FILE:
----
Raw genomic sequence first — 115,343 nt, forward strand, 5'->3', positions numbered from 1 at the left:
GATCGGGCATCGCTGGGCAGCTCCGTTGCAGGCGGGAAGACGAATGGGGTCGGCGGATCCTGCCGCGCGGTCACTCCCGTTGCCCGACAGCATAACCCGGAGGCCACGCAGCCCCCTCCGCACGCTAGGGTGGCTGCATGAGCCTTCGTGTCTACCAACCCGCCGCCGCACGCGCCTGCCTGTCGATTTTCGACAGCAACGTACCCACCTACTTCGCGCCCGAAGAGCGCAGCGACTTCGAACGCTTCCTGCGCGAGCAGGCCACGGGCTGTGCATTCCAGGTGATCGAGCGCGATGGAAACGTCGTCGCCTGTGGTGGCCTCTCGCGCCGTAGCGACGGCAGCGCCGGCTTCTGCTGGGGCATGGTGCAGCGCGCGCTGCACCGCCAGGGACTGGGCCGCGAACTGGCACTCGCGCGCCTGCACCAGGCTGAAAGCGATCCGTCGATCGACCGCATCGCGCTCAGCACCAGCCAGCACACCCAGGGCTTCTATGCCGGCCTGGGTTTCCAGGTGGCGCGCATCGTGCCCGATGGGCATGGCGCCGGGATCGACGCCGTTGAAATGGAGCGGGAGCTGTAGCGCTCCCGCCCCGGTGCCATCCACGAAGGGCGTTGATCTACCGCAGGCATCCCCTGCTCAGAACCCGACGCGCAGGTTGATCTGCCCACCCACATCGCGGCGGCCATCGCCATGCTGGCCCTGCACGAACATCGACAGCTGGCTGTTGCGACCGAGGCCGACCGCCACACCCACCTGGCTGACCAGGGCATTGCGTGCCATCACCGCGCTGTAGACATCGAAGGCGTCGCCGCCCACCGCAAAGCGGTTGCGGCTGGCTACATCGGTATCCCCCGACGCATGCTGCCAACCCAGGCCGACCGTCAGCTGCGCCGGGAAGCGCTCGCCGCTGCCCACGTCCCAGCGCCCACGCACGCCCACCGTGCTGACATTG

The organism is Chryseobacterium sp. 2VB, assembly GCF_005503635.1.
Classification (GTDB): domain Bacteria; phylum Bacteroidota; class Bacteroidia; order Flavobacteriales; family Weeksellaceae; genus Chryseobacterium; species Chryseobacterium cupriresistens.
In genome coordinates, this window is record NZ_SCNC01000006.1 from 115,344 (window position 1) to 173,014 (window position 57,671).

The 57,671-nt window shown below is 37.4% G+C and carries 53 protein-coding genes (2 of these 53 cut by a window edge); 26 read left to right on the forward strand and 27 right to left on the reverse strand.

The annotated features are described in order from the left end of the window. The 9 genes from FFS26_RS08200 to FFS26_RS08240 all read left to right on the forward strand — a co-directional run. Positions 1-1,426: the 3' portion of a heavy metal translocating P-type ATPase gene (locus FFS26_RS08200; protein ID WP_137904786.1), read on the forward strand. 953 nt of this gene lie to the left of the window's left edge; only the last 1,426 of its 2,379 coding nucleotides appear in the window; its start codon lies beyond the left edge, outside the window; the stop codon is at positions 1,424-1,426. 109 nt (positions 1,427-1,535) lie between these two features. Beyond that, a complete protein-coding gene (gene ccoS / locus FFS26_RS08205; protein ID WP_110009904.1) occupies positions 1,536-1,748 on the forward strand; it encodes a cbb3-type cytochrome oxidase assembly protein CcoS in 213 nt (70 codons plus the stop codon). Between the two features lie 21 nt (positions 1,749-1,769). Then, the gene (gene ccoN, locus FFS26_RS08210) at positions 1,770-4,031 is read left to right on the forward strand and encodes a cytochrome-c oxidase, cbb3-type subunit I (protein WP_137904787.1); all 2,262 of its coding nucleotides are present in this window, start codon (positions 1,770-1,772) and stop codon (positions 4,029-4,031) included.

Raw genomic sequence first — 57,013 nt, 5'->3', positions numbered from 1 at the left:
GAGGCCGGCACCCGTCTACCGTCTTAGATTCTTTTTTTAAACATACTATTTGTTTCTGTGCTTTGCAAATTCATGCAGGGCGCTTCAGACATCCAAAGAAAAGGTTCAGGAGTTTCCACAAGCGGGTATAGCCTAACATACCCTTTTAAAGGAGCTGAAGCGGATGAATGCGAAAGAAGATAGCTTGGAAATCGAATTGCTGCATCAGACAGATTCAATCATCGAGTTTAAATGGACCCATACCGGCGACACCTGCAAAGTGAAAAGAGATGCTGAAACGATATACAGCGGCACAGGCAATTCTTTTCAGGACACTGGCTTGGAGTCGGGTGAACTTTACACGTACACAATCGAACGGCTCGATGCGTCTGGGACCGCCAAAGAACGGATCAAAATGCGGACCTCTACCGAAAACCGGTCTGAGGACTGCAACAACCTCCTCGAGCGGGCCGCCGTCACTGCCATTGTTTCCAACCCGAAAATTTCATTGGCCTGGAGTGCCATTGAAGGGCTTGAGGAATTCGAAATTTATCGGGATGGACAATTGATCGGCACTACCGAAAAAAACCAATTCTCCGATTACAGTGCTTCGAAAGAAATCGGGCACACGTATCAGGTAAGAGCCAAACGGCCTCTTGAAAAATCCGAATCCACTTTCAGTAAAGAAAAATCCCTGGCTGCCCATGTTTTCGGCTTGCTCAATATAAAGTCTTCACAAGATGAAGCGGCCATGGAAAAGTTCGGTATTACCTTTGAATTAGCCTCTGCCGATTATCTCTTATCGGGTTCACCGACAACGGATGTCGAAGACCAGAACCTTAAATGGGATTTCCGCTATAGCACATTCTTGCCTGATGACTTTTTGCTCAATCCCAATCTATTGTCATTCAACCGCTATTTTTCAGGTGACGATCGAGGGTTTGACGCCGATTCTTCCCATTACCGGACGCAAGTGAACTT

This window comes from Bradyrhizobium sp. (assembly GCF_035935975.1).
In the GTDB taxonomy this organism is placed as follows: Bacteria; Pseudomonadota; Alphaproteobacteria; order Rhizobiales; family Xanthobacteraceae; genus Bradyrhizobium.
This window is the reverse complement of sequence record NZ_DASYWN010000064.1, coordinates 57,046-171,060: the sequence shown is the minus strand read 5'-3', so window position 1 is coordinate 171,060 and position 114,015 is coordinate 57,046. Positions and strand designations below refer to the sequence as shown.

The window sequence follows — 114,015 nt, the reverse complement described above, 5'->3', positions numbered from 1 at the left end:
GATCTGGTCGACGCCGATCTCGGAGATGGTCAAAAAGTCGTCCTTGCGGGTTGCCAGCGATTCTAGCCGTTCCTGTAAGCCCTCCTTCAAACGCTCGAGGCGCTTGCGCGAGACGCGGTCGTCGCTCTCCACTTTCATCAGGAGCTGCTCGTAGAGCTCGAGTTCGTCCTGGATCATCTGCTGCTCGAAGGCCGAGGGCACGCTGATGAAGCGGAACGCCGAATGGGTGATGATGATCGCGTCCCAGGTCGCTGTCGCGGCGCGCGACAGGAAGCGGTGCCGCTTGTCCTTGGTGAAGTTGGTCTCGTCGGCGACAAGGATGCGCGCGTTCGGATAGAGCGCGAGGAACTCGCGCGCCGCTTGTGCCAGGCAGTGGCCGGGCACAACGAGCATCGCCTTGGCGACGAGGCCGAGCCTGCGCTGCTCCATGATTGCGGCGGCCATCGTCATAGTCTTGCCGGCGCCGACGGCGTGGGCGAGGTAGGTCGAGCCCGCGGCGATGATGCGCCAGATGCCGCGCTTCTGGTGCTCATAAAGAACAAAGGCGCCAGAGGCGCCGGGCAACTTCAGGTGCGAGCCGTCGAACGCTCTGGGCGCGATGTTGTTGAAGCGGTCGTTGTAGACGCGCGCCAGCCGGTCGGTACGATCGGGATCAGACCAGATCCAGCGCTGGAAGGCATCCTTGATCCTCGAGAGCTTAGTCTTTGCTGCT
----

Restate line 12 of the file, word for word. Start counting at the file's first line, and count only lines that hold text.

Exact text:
This window is the reverse complement of sequence record NZ_DASYWN010000064.1, coordinates 57,046-171,060: the sequence shown is the minus strand read 5'-3', so window position 1 is coordinate 171,060 and position 114,015 is coordinate 57,046. Positions and strand designations below refer to the sequence as shown.